A model showcasing San Francisco’s Mission Dolores.

It’s tough not to fall in love with the southern stretches of Sonoma County, Calif.

Neighboring Napa County gets the brunt of attention, but its sister to the west is a haven for smaller, family-owned wineries and maintains a rustic appeal. Less than an hour from the northern spire of the Golden Gate Bridge, the dramatic scenery packs a punch as spicy as its Zinfandels.

On an average summer day, the fog that envelops the shores of San Francisco Bay feels impossibly far away as the golden hills of Sonoma are drenched in sunlight and warm temperatures. During the winter, rain keeps the hills coated in a lush patchwork of green. Sonoma’s coastline offers dramatic views of the Pacific and its rugged beaches are often lonely. Giant rock formations and sea stacks that rise from the rough surf hold vigilant watch over stretches of sand, a reminder to the area’s geologic upheaval and tectonic activity 200 million years ago.

In comparison to the county’s geologic history, the story of California of the late 17th Century — known then as Alta California, are but an Instagram snapshot in the historical record.

Many of the travelers funneling into Southern Sonoma on California State Route 121, winding through the Los Carneros Appellation, are entering one of the most famous winemaking regions in the country. Due to its close proximity to San Francisco, bands of fog still manage to tickle the mountaintops and rolling hills here, blanketing the vines overnight. This particular appellation, which boasts 22 wineries spread across 8,000 acres, is known for its cool-climate varietals like Chardonnay, Pinot, and sparkling wine.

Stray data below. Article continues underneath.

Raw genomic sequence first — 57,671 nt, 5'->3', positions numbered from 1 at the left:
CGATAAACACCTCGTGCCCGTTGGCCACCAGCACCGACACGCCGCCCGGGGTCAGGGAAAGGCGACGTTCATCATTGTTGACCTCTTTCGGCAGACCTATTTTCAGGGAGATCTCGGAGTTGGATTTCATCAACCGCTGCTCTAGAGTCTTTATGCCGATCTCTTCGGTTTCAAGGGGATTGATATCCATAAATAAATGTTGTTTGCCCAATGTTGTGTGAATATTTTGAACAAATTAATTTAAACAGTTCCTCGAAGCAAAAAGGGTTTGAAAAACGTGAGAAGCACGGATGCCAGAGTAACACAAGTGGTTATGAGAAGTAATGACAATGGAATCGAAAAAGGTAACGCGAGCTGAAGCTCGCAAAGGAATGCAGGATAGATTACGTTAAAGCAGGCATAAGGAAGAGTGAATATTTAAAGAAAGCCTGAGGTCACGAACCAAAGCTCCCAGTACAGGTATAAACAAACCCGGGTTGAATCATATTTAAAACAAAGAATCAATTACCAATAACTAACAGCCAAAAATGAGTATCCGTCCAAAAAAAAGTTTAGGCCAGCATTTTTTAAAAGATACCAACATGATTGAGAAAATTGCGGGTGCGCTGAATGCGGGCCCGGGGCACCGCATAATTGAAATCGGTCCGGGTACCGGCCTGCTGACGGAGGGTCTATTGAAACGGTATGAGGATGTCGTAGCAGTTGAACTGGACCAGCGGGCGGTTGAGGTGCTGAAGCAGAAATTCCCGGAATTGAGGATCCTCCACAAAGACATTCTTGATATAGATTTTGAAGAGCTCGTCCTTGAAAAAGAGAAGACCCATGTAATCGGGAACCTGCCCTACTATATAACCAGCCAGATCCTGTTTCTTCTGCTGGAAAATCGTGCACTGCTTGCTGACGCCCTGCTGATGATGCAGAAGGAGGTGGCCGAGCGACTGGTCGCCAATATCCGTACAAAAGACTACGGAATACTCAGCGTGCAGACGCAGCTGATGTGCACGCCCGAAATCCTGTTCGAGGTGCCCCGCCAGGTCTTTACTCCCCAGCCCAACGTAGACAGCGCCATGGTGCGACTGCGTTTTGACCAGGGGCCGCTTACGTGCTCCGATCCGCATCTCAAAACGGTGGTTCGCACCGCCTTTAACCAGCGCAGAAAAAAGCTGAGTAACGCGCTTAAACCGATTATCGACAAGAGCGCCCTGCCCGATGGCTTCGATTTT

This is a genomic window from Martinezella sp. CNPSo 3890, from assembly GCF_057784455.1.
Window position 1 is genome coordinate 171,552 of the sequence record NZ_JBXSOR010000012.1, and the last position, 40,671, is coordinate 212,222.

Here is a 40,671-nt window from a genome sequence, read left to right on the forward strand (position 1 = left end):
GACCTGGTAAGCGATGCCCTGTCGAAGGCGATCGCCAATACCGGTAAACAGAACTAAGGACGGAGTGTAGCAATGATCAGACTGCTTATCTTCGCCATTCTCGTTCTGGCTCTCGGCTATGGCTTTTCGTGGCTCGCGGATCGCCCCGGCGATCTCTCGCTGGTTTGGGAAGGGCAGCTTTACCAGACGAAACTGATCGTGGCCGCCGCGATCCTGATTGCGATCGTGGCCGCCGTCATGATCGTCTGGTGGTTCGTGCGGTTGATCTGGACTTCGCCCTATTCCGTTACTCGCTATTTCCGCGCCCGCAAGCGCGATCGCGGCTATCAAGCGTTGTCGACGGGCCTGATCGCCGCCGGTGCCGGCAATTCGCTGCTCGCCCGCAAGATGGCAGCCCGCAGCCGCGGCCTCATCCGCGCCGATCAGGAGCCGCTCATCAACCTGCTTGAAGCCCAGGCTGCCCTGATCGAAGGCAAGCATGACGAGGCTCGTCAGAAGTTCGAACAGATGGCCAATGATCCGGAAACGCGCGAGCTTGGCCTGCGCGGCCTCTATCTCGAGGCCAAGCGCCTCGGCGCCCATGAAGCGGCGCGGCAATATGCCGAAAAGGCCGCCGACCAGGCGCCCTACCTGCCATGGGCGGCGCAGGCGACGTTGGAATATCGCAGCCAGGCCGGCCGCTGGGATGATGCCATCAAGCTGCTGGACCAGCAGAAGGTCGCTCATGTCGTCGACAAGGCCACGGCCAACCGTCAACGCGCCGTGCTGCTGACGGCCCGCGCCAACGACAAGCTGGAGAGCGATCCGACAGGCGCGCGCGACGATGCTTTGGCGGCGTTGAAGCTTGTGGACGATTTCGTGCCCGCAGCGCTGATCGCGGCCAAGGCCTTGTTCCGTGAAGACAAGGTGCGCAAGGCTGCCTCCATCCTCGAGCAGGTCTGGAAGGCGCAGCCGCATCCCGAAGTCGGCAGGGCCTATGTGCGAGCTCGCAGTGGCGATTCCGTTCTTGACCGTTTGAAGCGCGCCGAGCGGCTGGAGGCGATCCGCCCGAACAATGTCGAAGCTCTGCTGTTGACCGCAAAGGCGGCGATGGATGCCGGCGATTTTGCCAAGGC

The Spanish influences here are indelible. Los Carneros means “ram” and the first winery that greets travelers after passing by the Sonoma Raceway is Ram’s Gate. During the summer months, nearly 3,000 sheep can be seen grazing on the grass fields of the raceway and surrounding fields that help cut expenses in maintenance and maintain fire lanes.

Distracted by such astounding beauty, visitors can’t be faulted for not having a clue that one Carneros winery staged an improbable rescue effort that tells the complicated story of California’s missions through a series of intricately designed, historic scale models.

As Highway 121 straightens out, you come to Cline Family Winery. It’s been around these parts since 1982 when Fred and Nancy Cline put their stake in the winemaking business, founding a winery in Oakley, California, using centuries-old vines. In 1991, they relocated to the 1800s farmhouse visitors see today while sipping on many of their well known Rhône varietals.

The museum itself is truly, off-the-beaten path. While hordes of thirsty oenophiles sip wine and picnic on the expansive grounds, just beyond the cacophony of clinking glasses and merriment, you’ll discover a modest two-story structure that houses the California Mission Museum.

For better or worse, the missions represent an important time in the state’s history, a project of northward exploration funded by the Spanish in tandem with the Franciscan Order. The path of the missions became a highly-trafficked route linking a steady string of colonists, soldiers and missionaries spreading the seeds of agriculture and Christianity as the region transitioned from rugged frontier to burgeoning statehood and agricultural dominance.

The 21 missions that comprised the protective and religious backbone of early California were strategically stationed outposts. Each was separated by no more than about 30 miles. While weary commuters traveling between San Francisco and Silicon Valley complain about today’s traffic slog, a journey between each mission then, took a day or longer, winding through rugged countryside and Indian territory.